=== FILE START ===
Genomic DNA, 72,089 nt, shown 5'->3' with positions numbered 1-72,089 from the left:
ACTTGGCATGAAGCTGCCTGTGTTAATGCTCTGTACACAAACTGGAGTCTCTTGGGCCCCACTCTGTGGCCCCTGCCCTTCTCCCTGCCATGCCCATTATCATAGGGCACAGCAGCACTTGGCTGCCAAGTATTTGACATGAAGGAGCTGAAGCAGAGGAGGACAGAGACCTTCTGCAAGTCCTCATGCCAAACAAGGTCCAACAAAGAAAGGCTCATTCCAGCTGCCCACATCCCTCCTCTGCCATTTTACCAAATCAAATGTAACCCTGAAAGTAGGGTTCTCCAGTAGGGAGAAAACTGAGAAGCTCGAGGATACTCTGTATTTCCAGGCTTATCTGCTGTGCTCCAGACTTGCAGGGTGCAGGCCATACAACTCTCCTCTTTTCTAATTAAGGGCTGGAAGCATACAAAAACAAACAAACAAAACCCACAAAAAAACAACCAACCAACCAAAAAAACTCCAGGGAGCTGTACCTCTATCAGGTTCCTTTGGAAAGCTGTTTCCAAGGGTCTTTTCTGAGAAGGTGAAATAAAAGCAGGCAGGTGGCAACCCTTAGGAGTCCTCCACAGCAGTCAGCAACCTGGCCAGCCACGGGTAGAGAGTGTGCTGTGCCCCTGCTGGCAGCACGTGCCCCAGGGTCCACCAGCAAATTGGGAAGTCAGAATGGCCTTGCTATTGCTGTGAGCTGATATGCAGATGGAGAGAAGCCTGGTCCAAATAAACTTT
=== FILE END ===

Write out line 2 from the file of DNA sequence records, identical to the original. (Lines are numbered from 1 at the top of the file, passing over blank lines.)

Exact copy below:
ACTTGGCATGAAGCTGCCTGTGTTAATGCTCTGTACACAAACTGGAGTCTCTTGGGCCCCACTCTGTGGCCCCTGCCCTTCTCCCTGCCATGCCCATTATCATAGGGCACAGCAGCACTTGGCTGCCAAGTATTTGACATGAAGGAGCTGAAGCAGAGGAGGACAGAGACCTTCTGCAAGTCCTCATGCCAAACAAGGTCCAACAAAGAAAGGCTCATTCCAGCTGCCCACATCCCTCCTCTGCCATTTTACCAAATCAAATGTAACCCTGAAAGTAGGGTTCTCCAGTAGGGAGAAAACTGAGAAGCTCGAGGATACTCTGTATTTCCAGGCTTATCTGCTGTGCTCCAGACTTGCAGGGTGCAGGCCATACAACTCTCCTCTTTTCTAATTAAGGGCTGGAAGCATACAAAAACAAACAAACAAAACCCACAAAAAAACAACCAACCAACCAAAAAAACTCCAGGGAGCTGTACCTCTATCAGGTTCCTTTGGAAAGCTGTTTCCAAGGGTCTTTTCTGAGAAGGTGAAATAAAAGCAGGCAGGTGGCAACCCTTAGGAGTCCTCCACAGCAGTCAGCAACCTGGCCAGCCACGGGTAGAGAGTGTGCTGTGCCCCTGCTGGCAGCACGTGCCCCAGGGTCCACCAGCAAATTGGGAAGTCAGAATGGCCTTGCTATTGCTGTGAGCTGATATGCAGATGGAGAGAAGCCTGGTCCAAATAAACTTT